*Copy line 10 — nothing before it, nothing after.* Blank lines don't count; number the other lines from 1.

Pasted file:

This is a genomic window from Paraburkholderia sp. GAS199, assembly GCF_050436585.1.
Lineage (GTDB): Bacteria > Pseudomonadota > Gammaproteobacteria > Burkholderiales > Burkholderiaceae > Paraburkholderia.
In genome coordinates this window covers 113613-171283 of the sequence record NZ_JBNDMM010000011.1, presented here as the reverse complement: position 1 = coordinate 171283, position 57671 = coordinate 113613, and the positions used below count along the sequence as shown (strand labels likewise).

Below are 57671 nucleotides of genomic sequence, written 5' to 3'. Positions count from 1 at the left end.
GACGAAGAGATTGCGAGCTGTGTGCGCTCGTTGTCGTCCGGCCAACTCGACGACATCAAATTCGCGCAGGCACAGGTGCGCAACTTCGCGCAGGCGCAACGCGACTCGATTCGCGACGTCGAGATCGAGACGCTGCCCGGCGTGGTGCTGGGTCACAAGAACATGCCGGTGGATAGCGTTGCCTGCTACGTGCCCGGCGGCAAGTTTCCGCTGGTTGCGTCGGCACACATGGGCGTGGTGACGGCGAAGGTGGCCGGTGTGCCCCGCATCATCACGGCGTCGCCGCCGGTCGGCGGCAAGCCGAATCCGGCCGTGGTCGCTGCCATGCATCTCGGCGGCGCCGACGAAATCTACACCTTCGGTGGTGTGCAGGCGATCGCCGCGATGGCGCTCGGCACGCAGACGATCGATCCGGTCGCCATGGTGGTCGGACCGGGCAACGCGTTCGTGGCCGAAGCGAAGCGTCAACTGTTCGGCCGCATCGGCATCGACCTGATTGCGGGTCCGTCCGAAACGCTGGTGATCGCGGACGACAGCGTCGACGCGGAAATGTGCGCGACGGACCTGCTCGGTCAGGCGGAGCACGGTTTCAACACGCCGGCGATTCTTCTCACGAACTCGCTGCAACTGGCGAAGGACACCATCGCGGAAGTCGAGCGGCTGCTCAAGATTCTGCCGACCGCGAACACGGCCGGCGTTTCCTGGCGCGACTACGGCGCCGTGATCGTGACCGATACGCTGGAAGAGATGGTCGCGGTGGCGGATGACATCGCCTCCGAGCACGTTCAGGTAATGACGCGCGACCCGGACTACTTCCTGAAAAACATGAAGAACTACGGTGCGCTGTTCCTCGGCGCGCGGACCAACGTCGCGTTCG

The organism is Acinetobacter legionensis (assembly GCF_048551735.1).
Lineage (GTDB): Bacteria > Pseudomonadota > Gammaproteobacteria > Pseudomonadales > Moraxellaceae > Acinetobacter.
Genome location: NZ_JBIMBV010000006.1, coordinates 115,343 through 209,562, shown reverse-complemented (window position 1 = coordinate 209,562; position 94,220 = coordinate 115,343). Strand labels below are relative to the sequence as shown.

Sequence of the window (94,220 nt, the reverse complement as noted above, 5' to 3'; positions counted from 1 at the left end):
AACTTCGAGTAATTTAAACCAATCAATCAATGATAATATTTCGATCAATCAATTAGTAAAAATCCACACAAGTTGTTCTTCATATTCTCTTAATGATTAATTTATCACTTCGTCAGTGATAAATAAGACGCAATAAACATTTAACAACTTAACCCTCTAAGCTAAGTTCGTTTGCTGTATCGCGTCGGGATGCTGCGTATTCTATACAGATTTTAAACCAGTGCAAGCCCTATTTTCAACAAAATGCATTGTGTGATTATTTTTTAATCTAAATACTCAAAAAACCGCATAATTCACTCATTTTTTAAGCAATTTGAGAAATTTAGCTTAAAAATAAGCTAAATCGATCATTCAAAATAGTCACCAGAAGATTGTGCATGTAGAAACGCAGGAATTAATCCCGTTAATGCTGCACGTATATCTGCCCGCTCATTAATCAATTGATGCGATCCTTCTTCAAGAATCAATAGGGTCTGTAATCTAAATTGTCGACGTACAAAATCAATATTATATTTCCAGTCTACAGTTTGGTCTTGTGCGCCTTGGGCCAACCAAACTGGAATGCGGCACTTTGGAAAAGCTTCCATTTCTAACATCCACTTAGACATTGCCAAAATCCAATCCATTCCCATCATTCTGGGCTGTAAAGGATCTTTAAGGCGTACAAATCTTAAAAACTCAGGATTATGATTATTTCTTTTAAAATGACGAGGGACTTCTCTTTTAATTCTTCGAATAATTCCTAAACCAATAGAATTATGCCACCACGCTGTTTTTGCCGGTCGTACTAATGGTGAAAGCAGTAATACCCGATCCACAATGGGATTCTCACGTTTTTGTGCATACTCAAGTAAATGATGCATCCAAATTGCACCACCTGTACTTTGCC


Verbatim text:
AACTTCGAGTAATTTAAACCAATCAATCAATGATAATATTTCGATCAATCAATTAGTAAAAATCCACACAAGTTGTTCTTCATATTCTCTTAATGATTAATTTATCACTTCGTCAGTGATAAATAAGACGCAATAAACATTTAACAACTTAACCCTCTAAGCTAAGTTCGTTTGCTGTATCGCGTCGGGATGCTGCGTATTCTATACAGATTTTAAACCAGTGCAAGCCCTATTTTCAACAAAATGCATTGTGTGATTATTTTTTAATCTAAATACTCAAAAAACCGCATAATTCACTCATTTTTTAAGCAATTTGAGAAATTTAGCTTAAAAATAAGCTAAATCGATCATTCAAAATAGTCACCAGAAGATTGTGCATGTAGAAACGCAGGAATTAATCCCGTTAATGCTGCACGTATATCTGCCCGCTCATTAATCAATTGATGCGATCCTTCTTCAAGAATCAATAGGGTCTGTAATCTAAATTGTCGACGTACAAAATCAATATTATATTTCCAGTCTACAGTTTGGTCTTGTGCGCCTTGGGCCAACCAAACTGGAATGCGGCACTTTGGAAAAGCTTCCATTTCTAACATCCACTTAGACATTGCCAAAATCCAATCCATTCCCATCATTCTGGGCTGTAAAGGATCTTTAAGGCGTACAAATCTTAAAAACTCAGGATTATGATTATTTCTTTTAAAATGACGAGGGACTTCTCTTTTAATTCTTCGAATAATTCCTAAACCAATAGAATTATGCCACCACGCTGTTTTTGCCGGTCGTACTAATGGTGAAAGCAGTAATACCCGATCCACAATGGGATTCTCACGTTTTTGTGCATACTCAAGTAAATGATGCATCCAAATTGCACCACCTGTACTTTGCC